This does not have to be the case. There is a secret to a successful visit. All you have to know is that what you say does not matter. Your presence makes all the difference. You do not have to have answers, you only have to be there. Most of the time, all you need to do is listen. It is as simple as that.
If you really need an opening line, try "How are they treating you?" Then be ready to note how many people are there looking out for and helping your loved one or friend recover.
The biggest no nos you need to avoid are trying to fix things yourself (not moving a tray off to one side or moving a trash can closer to the person for their use ... you can do that) or making promises you cannot keep. You are there to visit, not to fix, not to promise. You are there to listen and to support.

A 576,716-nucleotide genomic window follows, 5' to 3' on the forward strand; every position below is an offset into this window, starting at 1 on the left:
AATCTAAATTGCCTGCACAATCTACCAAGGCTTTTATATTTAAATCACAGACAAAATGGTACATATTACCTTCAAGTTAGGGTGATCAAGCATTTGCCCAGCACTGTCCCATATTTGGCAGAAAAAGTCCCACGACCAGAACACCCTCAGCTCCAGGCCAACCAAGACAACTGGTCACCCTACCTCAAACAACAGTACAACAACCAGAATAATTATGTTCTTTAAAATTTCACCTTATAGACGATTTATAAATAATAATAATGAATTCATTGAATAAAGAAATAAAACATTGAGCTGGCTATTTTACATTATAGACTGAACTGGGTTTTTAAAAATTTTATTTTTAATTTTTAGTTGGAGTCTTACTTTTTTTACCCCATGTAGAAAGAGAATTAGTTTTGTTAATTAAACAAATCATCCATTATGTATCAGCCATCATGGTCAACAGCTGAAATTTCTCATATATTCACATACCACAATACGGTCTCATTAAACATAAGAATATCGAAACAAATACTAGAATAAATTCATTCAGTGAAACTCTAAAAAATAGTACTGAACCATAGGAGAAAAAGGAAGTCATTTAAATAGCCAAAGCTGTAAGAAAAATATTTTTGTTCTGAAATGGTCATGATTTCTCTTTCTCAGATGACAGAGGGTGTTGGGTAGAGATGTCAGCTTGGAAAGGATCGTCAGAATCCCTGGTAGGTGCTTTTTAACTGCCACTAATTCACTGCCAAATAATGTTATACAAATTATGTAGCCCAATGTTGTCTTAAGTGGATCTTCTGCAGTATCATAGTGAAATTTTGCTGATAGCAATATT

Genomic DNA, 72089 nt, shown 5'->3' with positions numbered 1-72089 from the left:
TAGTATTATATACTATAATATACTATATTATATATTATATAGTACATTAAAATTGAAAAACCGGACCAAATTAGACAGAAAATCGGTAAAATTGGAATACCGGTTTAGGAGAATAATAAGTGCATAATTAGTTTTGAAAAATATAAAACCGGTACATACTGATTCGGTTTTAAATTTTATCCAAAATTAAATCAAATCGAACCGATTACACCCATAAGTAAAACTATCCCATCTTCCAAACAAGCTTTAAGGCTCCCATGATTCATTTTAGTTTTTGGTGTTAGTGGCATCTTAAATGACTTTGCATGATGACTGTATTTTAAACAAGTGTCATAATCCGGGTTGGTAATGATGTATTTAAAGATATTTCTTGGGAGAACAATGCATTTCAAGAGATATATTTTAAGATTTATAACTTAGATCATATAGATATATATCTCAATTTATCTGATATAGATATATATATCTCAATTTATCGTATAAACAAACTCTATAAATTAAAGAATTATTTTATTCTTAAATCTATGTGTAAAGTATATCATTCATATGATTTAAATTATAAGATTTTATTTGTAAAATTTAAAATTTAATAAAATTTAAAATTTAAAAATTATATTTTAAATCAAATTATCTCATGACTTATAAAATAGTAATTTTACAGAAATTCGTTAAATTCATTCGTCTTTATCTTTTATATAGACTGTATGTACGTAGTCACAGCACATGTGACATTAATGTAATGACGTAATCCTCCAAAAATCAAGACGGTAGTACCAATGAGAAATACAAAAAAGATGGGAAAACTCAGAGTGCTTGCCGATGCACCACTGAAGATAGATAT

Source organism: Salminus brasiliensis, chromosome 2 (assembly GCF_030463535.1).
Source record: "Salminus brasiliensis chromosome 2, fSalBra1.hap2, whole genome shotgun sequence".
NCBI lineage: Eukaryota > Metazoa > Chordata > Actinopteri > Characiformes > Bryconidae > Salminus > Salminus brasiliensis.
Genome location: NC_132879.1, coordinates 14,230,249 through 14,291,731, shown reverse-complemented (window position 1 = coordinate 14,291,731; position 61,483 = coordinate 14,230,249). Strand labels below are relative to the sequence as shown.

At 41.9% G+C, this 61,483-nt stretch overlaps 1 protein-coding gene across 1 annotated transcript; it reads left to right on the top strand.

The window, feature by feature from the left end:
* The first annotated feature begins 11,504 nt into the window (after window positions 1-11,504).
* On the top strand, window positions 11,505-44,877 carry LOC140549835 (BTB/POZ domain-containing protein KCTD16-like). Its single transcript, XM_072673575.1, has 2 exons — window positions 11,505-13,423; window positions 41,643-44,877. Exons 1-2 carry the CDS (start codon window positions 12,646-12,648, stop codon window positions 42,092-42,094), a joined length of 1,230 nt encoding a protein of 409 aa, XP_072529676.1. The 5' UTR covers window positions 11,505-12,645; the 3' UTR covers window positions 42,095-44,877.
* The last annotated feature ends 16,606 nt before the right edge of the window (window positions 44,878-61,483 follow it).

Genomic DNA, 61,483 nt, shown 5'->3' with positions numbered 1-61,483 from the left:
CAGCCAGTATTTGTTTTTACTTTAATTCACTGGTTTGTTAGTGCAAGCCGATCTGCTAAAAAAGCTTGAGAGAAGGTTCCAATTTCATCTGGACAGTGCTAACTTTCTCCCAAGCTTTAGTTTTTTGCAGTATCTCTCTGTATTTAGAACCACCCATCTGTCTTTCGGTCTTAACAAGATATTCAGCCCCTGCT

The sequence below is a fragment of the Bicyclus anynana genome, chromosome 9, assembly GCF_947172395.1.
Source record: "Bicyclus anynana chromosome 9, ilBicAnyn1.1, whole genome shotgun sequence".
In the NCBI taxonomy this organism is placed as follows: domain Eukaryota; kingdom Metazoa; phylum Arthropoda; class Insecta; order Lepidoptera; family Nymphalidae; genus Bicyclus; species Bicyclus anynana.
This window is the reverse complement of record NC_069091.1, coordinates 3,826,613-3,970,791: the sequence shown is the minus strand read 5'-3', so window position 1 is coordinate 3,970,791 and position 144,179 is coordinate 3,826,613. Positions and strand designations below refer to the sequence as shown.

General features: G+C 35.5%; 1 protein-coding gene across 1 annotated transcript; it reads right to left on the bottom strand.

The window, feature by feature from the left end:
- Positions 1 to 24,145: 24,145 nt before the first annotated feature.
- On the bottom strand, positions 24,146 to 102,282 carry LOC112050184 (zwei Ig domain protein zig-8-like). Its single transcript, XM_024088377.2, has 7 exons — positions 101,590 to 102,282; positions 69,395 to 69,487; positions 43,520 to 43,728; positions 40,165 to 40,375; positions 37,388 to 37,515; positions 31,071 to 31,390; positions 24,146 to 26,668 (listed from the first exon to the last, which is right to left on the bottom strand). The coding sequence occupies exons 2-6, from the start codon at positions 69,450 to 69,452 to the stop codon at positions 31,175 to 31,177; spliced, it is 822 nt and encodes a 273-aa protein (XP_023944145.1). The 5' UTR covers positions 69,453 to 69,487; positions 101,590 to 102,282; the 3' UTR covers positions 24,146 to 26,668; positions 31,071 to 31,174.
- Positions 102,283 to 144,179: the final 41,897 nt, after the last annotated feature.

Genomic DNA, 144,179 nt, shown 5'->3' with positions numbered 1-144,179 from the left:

It's simple. Just be there with the person for a while. Arrange your schedule so you do not have to rush off in a few minutes, making the person you are visiting feel less important than the next activity. Just clear enough time to be there until the person being visited tires. Then gracefully depart. Repeat this process as needed. Then, someday, when the roles are reversed, you'll receive much desired visits as well.
Remember, recovery is a dull business and there are lots of hours of waiting. You have the power to make that waiting far more pleasant.